By Caroline Moss
We’re so lucky to have an independent, state-of-the-art cinema here on our doorstep. The little jewel that’s the Lexi is a fantastic place to catch up with mainstream and arthouse movies, relax in a comfortable seat and enjoy a drink from the well-stocked bar, with none of the hassles of going to a multiplex.
This good fortune got greater in June when for the evening, the Lexi transformed itself into a theatre, broadcasting Racine’s Greek tragedy Phedre live by satellite link from the National Lyttleton. Dame Helen Mirren beamed up onto Kensal Rise no less!
Phedre was broadcast simultaneously into 73 cinemas nationwide and 200 around the world, the first time this has been tried in the UK. A risk, considering what could go wrong, but one which paid off brilliantly as the whole thing went off without a hitch.
The experience wasn’t like going to the cinema or the theatre, but somewhere beyond the two. As the audience quietly chattered and sipped their wine, having largely ignored a nervous Jeremy Irons introducing the production live from the South Bank, it took a few seconds to register that the play was underway.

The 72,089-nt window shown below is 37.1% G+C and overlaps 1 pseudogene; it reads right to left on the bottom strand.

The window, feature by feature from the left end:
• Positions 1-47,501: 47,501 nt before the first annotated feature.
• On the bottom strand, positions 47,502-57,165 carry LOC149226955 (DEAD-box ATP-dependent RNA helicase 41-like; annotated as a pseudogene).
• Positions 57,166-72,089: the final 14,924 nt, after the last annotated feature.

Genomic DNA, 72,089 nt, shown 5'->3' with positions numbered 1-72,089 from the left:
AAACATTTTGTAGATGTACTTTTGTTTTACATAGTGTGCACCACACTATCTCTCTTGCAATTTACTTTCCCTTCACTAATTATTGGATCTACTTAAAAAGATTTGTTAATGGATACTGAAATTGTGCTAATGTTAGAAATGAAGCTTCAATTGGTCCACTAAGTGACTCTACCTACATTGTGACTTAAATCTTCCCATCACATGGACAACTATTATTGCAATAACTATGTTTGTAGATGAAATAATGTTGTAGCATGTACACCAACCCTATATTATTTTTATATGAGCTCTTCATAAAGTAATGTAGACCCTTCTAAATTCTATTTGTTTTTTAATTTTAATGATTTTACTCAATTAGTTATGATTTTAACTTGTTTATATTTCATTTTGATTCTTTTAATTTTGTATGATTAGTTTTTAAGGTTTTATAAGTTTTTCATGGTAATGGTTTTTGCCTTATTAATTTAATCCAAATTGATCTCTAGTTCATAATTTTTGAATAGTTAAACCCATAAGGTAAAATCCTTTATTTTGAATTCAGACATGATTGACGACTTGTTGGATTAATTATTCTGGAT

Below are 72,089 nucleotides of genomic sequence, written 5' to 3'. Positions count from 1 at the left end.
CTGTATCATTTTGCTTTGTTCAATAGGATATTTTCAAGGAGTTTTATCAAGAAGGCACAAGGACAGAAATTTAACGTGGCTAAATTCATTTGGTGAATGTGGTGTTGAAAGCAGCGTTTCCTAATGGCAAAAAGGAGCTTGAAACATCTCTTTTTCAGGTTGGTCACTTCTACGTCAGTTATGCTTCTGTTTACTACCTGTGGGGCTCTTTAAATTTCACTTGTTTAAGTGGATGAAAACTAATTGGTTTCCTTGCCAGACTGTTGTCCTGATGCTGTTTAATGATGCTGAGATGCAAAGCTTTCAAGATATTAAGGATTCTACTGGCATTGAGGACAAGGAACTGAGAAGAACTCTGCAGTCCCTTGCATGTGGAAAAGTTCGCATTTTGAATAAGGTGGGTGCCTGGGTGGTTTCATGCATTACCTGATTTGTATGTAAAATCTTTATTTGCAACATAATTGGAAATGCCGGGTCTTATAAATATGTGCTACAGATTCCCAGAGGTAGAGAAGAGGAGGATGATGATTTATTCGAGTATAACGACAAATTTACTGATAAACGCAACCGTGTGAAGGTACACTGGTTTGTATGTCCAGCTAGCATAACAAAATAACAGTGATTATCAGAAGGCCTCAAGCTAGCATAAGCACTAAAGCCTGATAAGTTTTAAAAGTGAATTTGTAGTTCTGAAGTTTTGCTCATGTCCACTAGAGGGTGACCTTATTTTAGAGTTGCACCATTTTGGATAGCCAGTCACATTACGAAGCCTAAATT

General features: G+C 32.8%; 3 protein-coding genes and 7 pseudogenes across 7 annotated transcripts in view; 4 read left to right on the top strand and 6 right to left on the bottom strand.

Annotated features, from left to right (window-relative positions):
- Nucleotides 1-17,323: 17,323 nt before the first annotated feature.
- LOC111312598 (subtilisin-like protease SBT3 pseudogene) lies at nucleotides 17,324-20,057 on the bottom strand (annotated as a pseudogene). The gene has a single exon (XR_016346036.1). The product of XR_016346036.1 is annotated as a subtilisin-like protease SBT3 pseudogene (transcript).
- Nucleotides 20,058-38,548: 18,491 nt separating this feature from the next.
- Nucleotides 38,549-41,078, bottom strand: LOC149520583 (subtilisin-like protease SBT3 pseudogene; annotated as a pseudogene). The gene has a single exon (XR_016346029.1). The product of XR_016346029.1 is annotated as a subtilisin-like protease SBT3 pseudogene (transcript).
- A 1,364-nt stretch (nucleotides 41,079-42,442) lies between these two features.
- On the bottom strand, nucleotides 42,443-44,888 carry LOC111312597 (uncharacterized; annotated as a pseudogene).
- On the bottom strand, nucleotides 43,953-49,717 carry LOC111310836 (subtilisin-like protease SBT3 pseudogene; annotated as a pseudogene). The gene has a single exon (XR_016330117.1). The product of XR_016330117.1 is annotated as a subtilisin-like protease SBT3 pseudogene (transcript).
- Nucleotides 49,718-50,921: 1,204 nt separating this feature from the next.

There was none of the fanfare heralding the start of a film; instead the room became bathed in a deep azure glow to symbolise the sky and ocean of Troezen, the play’s location, and the actors began to make their entrances.
There was a definite sense of watching a live performance. The production was totally enveloping and sucked you right into the heart of the tragedy as the actors gave off some mystical quality that’s rarely captured on celluloid but nevertheless managed to be teleported a few miles northwest and disgorged onto the big screen.
The Lexi has invested heavily in digital video and sound systems, and these really helped the broadcast’s success. The production shone out from the screen and the sound (and silences) were crystal clear. At dramatic moments in the play a Greek chorus layered on the tension with a buzzing hum, which you could have sworn was emanating from the room. The visual direction was amazing, with five cameras closing in on the drama, the facial expressions and even the intricacies of Mirren’s ornate jewellery and robes. This improved on the theatrical experience, bringing the audience into the heart of the action and giving better close up views than even those normally restricted to pricey front row seats.
The success of this production was a revolution for both theatre and cinema, and the Lexi rose to the occasion. More live satellite links are in the pipeline and this will hopefully grow into a regular programme that will democratise the theatre-going experience and bring a bit of West End to NW10.